There is that. And I think that we're all very aware that you don't want to do too much too soon in order to serve the integrity of the show and the character development. I will say that even though it may seem that way, it doesn't end that way. I'm really excited about our season finale. I understand where those thoughts might come from, but I don't worry about those things, because I think the writers have done a tremendous job.
On a personal level, how do you view good and evil? Do you see it as black and white, or more in grays?
I think it's incredibly gray. I think there's an incredible gray area about lots of things. Ultimately, most people know what right and wrong is and what good and bad is. People have to live, ultimately, with their own conscience and people's consciences are formed up by many different things; amazing experiences, and many different cultures. But I think ultimately, like I said, the majority of people in the world know what right and wrong is. I think it becomes a bit complicated when everyone was meant to believe in one thing and there's so many different groups saying you've got to believe in this thing and that thing and they're all in conflict with each other. Most. Not all, but most.
I spoke to D.B. Woodside and one of the things we realized is that as Lucifer becomes more human in a lot of ways, and embracing some of the brighter things in life, DB'S Amenadiel is going darker. He's going to some really dark places.
We're telling the story where, potentially, there's a path to redemption. At the same time, Lucifer's holier than thou divine brother, who was meant to represent all those good things about his father, is choosing to do selfish things. It's a sort of rejection of how it's not in all of us to do wrong. D.B. is such a fantastic actor, it comes across on screen in quite a lovely way.
When you look back at season one, story-wise or character-wise, what do you feel some of the strongest moments or opportunities were for you as an actor?
I think the stronger episodes, when the show is at its strongest, is when the stakes are really high for everybody. Especially for Lucifer. When we're able to take those layers away and something really means something to him, and he doesn't even know it means something to him, but it does. The episode where his wings get stolen is an episode where, all of a sudden this guy that has been skipping his way through his every experience, has something that genuinely means something to him and he can't tell people about it. So it creates conflict within him. That's what is really interesting as an actor.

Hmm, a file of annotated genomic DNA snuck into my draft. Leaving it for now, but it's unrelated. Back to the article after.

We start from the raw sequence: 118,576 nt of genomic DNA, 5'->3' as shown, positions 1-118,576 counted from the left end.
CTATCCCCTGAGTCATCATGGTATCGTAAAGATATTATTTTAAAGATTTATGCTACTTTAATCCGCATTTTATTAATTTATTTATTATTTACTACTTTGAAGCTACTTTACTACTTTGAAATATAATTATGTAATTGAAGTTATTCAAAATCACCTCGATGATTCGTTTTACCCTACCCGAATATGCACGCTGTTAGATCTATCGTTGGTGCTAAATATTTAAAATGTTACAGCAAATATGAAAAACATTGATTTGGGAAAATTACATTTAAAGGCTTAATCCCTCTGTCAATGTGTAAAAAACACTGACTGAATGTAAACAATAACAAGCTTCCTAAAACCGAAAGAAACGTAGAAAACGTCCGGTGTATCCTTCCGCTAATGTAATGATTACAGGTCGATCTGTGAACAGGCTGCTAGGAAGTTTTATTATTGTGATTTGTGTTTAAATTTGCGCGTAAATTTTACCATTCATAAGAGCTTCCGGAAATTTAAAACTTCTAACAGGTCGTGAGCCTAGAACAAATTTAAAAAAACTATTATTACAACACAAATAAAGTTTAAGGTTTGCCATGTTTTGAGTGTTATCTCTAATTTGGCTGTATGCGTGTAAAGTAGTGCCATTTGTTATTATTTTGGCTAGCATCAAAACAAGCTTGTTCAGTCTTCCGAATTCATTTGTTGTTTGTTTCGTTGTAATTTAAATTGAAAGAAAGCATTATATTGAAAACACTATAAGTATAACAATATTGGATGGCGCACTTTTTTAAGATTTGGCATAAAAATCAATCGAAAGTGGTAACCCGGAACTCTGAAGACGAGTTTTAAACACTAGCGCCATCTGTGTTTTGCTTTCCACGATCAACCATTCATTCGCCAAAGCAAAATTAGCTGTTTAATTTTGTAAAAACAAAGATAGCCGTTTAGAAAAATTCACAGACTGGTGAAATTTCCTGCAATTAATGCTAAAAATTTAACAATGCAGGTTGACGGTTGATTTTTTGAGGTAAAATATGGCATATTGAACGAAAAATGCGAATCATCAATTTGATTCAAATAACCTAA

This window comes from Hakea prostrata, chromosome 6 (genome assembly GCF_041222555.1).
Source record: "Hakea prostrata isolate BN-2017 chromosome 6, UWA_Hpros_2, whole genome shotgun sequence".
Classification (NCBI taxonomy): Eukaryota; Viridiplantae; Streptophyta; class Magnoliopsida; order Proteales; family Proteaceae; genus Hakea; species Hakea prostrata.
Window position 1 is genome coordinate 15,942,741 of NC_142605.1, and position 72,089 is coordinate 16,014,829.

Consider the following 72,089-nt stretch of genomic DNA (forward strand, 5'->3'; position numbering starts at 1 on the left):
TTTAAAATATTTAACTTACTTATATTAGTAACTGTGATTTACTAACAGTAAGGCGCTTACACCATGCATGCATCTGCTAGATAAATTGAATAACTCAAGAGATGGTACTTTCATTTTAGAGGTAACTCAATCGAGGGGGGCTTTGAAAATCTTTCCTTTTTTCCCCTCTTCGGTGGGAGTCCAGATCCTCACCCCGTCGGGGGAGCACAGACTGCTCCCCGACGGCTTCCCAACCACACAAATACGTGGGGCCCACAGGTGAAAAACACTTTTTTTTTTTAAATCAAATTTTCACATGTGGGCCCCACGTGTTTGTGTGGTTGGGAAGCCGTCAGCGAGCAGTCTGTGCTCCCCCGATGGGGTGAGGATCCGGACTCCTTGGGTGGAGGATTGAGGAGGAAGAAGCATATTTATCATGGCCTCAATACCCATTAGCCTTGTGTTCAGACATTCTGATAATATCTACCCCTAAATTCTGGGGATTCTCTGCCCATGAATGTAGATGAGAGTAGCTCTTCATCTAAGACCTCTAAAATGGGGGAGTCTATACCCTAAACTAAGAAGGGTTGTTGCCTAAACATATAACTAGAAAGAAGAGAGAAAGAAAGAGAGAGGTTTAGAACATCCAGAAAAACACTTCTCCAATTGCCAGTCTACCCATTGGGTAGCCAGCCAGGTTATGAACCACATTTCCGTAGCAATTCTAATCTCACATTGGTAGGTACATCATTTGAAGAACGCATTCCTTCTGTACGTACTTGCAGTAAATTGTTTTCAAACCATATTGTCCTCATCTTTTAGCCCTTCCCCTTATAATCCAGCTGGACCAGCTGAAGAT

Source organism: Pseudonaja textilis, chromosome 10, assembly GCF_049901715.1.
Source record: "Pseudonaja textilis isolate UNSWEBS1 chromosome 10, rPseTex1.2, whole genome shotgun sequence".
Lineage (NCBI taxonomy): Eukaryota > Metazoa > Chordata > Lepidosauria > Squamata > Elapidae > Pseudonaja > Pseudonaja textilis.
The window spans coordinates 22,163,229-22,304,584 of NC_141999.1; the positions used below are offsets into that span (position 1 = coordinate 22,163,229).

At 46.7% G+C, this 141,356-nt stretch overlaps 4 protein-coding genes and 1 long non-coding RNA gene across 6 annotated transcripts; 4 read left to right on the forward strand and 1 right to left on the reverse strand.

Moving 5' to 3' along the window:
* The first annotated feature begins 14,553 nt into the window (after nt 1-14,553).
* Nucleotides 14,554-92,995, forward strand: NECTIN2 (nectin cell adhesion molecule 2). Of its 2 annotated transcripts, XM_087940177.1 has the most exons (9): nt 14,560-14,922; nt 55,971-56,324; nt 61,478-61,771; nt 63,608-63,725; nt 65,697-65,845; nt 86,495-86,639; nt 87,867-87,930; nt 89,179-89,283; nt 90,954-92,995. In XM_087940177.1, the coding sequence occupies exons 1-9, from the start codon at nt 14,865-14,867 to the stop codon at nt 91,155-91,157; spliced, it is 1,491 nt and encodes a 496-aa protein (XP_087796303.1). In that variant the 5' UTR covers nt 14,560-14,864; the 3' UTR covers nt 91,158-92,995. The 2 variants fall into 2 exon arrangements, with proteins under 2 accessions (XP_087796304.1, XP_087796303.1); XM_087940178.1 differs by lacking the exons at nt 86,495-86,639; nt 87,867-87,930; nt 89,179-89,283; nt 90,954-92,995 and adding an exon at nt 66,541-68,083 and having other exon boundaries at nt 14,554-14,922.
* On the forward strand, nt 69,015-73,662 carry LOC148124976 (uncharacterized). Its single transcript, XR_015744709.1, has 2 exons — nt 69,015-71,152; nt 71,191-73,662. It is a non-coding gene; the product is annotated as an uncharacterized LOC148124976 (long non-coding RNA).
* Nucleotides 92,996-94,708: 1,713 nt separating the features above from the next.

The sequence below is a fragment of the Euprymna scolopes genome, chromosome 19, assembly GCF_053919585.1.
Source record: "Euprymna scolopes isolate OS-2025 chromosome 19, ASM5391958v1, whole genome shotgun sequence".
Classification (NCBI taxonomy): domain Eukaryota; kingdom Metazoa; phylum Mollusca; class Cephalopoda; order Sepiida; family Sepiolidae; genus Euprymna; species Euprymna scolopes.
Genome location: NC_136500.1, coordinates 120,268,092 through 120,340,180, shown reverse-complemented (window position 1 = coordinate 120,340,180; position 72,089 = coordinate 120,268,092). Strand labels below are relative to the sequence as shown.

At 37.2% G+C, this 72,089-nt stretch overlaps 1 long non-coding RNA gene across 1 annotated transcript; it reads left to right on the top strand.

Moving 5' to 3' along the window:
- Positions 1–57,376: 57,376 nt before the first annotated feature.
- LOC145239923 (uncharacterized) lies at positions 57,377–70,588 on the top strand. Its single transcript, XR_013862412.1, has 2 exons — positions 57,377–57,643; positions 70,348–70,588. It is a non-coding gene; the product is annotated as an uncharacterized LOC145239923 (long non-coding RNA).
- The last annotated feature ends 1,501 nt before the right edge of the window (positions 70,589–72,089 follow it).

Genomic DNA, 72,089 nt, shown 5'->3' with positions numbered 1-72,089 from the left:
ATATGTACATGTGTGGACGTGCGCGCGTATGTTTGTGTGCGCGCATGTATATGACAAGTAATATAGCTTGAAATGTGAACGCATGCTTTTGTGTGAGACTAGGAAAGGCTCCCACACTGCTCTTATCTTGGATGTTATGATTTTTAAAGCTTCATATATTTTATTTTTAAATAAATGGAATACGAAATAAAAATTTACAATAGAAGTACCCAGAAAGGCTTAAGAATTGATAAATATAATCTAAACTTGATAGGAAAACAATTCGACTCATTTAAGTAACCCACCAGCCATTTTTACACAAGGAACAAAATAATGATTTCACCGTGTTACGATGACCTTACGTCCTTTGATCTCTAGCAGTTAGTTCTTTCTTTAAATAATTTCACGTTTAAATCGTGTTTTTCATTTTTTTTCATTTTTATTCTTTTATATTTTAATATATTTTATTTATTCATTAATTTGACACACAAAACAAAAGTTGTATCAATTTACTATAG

What do you feel the next step in Lucifer's evolution needs to be?
I think the notion of him not just being a selfish being and the conflict that causes within him is something we will explore in season two. For the show, it's really important that we remember that Lucifer is the Devil. It's important for Lucifer sometimes to remember that he's the Devil; to keep the notion that he is a wild animal that is seemingly being tamed, but at any moment could snap. That is important in the evolution of where we're going with it.
Not to focus too much on "A Priest Walks In To A Bar," but I think an example of that is when the priest is shot, Lucifer goes nuts and grabs the guy and hoists him up against the wall with blood in his eyes, just ready to kill the shooter.
It just rips him apart. It was great. I'm so glad that you responded to that episode, as well, because it seems like a gamble when you don't know what the show really is or how people are responding to it and what people are tapped into. It tells me that people are really following Lucifer's path, his journey, and that's really flattering. And I'd love to be able to keep that ability to surprise people. The show, at its best, can be very comedic and also, at its strongest, can just pull the rug from under you. To get that reaction is lovely.
Why do you think it connects with people the way that it does?
I think there was a curiosity, to start with. Everyone in the world knows or thinks they know of the character of the Devil, or who the Devil is. Every culture's got their own thing that represents evil. There was a kind of intrigue about that to start with. The take that we're going with, the way that we're personifying this idea, is interesting to people. The heart of the show, and I really don't think it's intended to be in any way didactic or bring some sort of theological debate into play, is basically saying, "Why don't we just all take a look at ourselves and maybe take responsibility for our actions?" The world might be a better place for it.
Lucifer airs in the US on FOX and in the UK on Amazon Prime Instant Video